Transitions of Care

Transitions of Care

September 15, 2020

Transitions of care are one of the most dangerous activities in medicine. Numerous studies highlight the rates of medical errors which occur at the time of sign-outs. Formalized sign-out processes have been shown to significantly decrease breakdowns in communication and reduce adverse events. In this episode, Dr. Kaminsky sits down with residents from across the country to dissect and discuss different sign-out styles and share some insights regarding bias and areas for improvement.

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Host

Alexander Kaminsky, MD

University of California San Francisco – Fresno
PGY4
@Alex_KamskyEM
EMRA*Cast Episodes

Guests

Rosemarie Diaz, MD

University of Michigan

Mary McLean, MD

St. John's Riverside Hospital
Twitter: @marymclean85

Nicholas Robbins, MD

John Peter Smith Hospital
Twitter: @EMResGrandpa

Overview:

Transitions of care are one of the most dangerous activities in medicine. Numerous studies highlight the rates of medical errors which occur at the time of sign-outs. Formalized sign-out processes have been shown to significantly decrease breakdowns in communication and reduce adverse events. In this episode, Dr. Kaminsky sits down with residents from across the country to dissect and discuss different sign-out styles and share some insights regarding bias and areas for improvement.

Key Resources:

Key Points:

  • In a prospective multi-center study (>10,000 patients) communication error occurred at a rate pf 24.5 per 100 admissions. Preventable errors were found to be 4.7 per 100 admissions.
  • Effective sign-out strategies have been shown to reduce overall medical errors by ~23% and preventable adverse events by ~30%.

Hand-Off Tools:

Remember CODE STATUS!

IPASS: 

Illness severity: Stable, “watcher,” unstable

Patient Summary: HPI, ED course/Ongoing assessment, Plan

Action List: “To-do”

Situation Awareness and Contingency Planning: “If this, then do that.” Give your colleagues an idea of what to do if an event occurs.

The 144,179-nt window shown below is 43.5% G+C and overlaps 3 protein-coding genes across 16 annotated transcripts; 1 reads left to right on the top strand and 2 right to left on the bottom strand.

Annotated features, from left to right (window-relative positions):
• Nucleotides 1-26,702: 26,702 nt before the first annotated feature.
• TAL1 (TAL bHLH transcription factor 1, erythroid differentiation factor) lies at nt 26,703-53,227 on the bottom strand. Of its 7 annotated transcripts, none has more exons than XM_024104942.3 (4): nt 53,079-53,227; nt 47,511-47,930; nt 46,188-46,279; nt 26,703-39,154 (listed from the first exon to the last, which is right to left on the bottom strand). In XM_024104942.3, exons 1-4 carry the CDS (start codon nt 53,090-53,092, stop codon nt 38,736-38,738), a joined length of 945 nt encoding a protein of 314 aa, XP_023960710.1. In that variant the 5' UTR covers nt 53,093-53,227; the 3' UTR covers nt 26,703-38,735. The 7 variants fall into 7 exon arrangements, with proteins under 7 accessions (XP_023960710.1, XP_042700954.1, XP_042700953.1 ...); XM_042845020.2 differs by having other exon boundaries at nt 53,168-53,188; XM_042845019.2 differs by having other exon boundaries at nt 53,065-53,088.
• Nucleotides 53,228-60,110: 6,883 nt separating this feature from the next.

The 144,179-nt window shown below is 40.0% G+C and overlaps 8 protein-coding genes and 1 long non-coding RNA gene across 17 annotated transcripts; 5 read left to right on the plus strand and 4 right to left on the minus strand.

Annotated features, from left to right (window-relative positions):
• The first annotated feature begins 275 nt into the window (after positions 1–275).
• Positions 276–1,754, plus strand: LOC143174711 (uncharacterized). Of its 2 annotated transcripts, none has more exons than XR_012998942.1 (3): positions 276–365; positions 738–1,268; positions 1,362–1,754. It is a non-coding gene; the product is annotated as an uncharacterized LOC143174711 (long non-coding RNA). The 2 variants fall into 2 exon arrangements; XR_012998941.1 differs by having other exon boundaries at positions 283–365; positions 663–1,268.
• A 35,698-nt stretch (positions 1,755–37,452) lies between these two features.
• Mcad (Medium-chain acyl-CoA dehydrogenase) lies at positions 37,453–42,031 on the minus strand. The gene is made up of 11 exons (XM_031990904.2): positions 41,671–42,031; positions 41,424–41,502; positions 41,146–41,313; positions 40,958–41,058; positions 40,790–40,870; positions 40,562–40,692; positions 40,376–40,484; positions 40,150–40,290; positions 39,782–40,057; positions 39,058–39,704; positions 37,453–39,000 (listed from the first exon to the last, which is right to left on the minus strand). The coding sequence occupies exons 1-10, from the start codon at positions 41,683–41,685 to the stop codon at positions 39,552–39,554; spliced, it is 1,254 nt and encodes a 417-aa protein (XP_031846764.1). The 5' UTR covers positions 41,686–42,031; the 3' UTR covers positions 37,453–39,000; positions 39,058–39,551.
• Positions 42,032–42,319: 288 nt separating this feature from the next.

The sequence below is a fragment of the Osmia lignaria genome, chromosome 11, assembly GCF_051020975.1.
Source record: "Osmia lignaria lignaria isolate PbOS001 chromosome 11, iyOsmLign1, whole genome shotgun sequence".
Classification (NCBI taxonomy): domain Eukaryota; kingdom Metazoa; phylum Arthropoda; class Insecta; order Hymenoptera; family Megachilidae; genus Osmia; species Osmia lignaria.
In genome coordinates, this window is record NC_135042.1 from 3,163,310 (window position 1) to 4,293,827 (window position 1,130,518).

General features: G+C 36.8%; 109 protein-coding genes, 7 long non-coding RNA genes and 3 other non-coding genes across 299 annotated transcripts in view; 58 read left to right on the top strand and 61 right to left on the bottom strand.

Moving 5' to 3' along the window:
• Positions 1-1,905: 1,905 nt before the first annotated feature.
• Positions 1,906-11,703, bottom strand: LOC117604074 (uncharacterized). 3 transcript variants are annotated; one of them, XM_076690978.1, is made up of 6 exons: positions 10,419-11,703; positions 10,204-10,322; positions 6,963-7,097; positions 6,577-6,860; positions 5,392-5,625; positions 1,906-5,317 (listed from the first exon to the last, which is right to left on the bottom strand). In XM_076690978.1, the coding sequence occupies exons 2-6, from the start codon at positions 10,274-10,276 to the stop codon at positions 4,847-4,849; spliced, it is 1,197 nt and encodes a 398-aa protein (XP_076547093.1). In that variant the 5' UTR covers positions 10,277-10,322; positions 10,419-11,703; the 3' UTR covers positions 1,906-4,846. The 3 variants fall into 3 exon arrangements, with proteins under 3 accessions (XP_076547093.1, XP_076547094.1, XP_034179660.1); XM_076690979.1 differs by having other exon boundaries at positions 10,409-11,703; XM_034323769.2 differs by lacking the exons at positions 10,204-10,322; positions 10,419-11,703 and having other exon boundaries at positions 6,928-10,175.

Synthesis by Receiver: Person taking the sign out does a “readback” of what they heard. Restate key actions. Also, the time to ask questions.

SBAR

Situation: Clearly and briefly define the situation

Background: Provide clear, relevant background information that relates to the situation. 

Assessment: A statement of your professional conclusion. 

Recommendation: What do you need from this individual? What to do and contingencies.

SHOUT

S: Sick or not Sick

H: History and Hospital Course 

O: Objective Data 

U: Upcoming plan, disposition

T: To do

 (note: This is by no means a comprehensive list)

References:

  1. Brady P, Gorham J, Kosti A, et al "SHOUT" to improve the quality of care delivered to patients with acute kidney injury at Great Western Hospital. BMJ Open Quality 2015;4:u207938.w3198. doi: 10.1136/bmjquality.u207938.w3198
  2. “SBAR a Powerful Tool to Help Improve Communication.” The Joint Commission, www.jointcommission.org/resources/news-and-multimedia/blogs/at-home-with-the-joint-commission/2013/11/sbar--a-powerful-tool-to-help-improve-communication/?_ga=2.175033826.1924301882.1600033523-2075193987.1600033523. 
  3. Starmer AJ, Spector ND, Srivastava R, West DC, Rosenbluth G, Allen AD, et al. Changes in medical errors after implementation of a handoff program. N Engl J Med. 2014;371(19):1803-12.
  4. Heilman JA, Flanigan M, Nelson A, Johnson T, Yarris LM. Adapting the I-PASS Handoff Program for Emergency Department Inter-Shift Handoffs. West J Emerg Med. 2016;17(6):756-61.
  5. Cheung DS, Kelly JJ, Beach C, Berkeley RP, Bitterman RA, Broida RI, et al. Improving handoffs in the emergency department. Ann Emerg Med. 2010;55(2):171-80.

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